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Can we get some kind of court order for my fiance's son to come to our wedding?

Boston, MA |

My fiance and I live in florida, his 14 year old, almost 15 year old son lives near Boston. My fiance's ex said his son could come to the wedding 4 months ago. He's been trying to contact her to make flight arrangements and she hasn't returned his calls until recently. When she finally called him back she said his son may not be able to come because he's not doing well in school. We've had issues like this in the past where she'll say one thing and then change her mind about visits. We're getting married in almost 3 months and would like to make the flight arrangements asap. We just feel really helpless. We've been together almost 4 years and she hasn't let his son come to visit at all.

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Attorney answers 2


If the parents of the child are under a court order regarding visitation and custody they are subject to it's contempt powers. If that is the case, you could petition to court alleging a violation of that custody/visitation order. If there is no order, you have a big problem that 3 months can't solve. Alternative is to contact the boy and send him the ticket.


I think that there are several issues that need to be considered here. The first relates to how your fiance's son is doing in school. If your fiance has shared legal custody, which is typically the case, then he has the right to contact his son's school to find out how he is actually doing to determine if this is just being used as an excuse. If he is actually struggling in school, I would suggest that you propose a plan for the wedding trip that would minimize the amount of school that he would miss and propose specific strategies for how you plan to deal with finding time for him to get the work that he is going to miss done while he is with you or when he gets back home. It is important that you understand that his ex is likely having a difficult time dealing with his remarriage and try to be considerate of her feelings, if you can alleviate her concerns by coming up with a plan, it is in everyone's interests that you do so. I would suggest that your fiance consider reducing his plan to writing and requesting permission from his ex one more time. Give her a short time frame in which to respond so that you have adequate time to seek the assistance of the Court if needed.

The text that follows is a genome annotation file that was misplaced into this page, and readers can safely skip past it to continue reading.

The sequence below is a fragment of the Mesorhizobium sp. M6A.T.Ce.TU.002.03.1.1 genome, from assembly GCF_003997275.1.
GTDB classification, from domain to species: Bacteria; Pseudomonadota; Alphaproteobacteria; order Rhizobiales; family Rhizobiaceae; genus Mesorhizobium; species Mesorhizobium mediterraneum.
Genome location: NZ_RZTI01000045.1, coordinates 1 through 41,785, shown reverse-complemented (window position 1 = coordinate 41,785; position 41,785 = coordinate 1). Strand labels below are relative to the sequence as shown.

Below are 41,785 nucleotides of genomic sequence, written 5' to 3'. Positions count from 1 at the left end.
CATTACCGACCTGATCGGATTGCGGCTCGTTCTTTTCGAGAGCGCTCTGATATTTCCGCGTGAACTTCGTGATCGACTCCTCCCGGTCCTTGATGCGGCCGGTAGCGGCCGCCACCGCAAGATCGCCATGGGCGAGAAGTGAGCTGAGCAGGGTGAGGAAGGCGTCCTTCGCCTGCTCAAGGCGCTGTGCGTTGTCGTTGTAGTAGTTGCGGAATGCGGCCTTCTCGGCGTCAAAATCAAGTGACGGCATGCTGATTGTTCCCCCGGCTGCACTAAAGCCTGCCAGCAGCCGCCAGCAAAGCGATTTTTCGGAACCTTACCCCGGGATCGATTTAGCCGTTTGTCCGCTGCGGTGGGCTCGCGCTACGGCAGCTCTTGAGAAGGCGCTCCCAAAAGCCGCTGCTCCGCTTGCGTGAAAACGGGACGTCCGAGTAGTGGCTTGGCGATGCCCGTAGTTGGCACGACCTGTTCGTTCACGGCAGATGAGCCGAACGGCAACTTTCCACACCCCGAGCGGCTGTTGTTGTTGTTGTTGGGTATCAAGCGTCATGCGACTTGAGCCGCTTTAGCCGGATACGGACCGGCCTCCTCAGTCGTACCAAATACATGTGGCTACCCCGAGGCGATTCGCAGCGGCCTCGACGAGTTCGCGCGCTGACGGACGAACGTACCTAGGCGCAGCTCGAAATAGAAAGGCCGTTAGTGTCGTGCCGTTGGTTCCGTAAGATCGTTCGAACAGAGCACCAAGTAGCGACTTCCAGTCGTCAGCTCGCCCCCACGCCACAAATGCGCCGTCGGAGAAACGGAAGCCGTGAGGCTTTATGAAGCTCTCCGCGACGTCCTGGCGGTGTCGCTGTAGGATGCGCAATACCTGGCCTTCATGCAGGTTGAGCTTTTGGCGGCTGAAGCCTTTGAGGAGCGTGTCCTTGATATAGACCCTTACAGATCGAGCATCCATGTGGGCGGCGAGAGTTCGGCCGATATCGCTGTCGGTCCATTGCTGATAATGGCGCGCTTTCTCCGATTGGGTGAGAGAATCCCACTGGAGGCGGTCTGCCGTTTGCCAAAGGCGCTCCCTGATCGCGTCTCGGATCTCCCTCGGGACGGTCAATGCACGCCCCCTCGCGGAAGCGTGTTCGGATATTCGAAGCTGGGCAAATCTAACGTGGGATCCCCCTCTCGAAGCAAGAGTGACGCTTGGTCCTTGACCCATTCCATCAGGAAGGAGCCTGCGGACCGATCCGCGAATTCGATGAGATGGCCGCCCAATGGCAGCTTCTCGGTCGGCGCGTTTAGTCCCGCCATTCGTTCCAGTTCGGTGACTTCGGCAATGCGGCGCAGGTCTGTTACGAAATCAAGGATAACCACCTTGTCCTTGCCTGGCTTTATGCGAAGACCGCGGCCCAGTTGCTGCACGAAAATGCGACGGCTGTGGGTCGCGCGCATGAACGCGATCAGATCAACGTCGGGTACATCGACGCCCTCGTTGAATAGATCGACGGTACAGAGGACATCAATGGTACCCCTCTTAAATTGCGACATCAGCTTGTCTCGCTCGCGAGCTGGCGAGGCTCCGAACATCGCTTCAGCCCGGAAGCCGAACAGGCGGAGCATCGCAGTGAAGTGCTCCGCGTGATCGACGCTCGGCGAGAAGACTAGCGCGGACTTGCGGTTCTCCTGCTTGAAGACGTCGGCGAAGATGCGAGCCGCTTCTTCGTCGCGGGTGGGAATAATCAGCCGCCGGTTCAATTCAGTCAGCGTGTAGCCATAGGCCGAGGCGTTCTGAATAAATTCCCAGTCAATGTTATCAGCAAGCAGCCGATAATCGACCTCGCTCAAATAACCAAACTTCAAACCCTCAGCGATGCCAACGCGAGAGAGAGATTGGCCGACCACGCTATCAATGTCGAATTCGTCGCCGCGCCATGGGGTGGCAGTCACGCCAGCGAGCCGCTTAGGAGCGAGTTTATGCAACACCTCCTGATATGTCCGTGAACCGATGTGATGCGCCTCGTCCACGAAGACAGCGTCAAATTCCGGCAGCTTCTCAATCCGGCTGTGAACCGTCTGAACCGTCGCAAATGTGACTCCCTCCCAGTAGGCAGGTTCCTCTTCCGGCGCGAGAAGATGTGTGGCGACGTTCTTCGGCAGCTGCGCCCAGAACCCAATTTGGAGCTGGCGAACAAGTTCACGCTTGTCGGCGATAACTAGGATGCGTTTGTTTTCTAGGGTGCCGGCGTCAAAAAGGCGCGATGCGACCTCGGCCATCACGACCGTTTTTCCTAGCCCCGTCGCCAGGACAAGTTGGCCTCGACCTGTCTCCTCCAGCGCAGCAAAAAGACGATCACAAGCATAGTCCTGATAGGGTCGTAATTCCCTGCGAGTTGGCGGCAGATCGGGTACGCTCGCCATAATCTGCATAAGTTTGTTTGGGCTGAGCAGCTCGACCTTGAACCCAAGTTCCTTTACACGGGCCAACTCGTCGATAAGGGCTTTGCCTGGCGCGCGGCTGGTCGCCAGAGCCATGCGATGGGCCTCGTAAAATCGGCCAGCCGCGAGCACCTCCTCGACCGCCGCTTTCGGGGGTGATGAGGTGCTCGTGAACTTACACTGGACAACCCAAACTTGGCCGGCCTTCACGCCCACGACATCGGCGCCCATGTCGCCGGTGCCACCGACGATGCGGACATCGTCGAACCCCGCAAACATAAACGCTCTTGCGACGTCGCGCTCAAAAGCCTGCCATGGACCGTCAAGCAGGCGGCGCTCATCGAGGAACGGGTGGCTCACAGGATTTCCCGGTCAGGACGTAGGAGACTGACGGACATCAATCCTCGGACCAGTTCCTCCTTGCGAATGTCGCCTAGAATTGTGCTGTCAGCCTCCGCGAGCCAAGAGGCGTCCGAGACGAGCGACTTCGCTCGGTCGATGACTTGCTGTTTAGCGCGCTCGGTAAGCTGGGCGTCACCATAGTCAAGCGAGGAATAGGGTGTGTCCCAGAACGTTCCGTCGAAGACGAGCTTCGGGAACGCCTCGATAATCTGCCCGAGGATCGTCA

Where you go from there depends on what sort of custody and visitation rights your fiance has. If his ex is violating the present order by denying him visitation with his son for the wedding, then you can go to Court and seek to have her held in contempt and to request an order of the court allowing the trip. If the current order does not specifically allow him visitation that would include the wedding weekend, then you will need to take a different approach. You will likely need to file a Complaint for Modification of the current order. Typically these types of proceedings take time, but you can file them on an emergency basis and seek an expedited hearing in cases where there is an exigent circumstance. If you are out of state, your attorney can request that your presence be waived and that you ex be allowed to testify via telephone conference or affidavit, but the judge may require him to appear.

I would strong urge you to disregard the comment above about sending a plane ticket to the son directly. Depending upon the Court order that is currently in place, this may constitute contempt of court. More importantly though, it will place his son in the middle of a dispute that he should not be involved in and that he has no reason to know about. The Family and Probate Courts frown heavily upon parents who involve their children in their custody and visitation disputes. While it may be tempting to do so in the heat of an argument, it is always better in the long run for you take the high road and leave the children out of it.

I wish you the best of luck with your upcoming wedding and sincerely hope that you are able to work with your fiance's ex to find a way for his son to be there with you on that day.

Please understand that this answer is provided for informational purposes only, and it is not intended as legal advice. If you want legal advice, you should contact a Massachusetts family law attorney and provide them with a copy of your current custody order.

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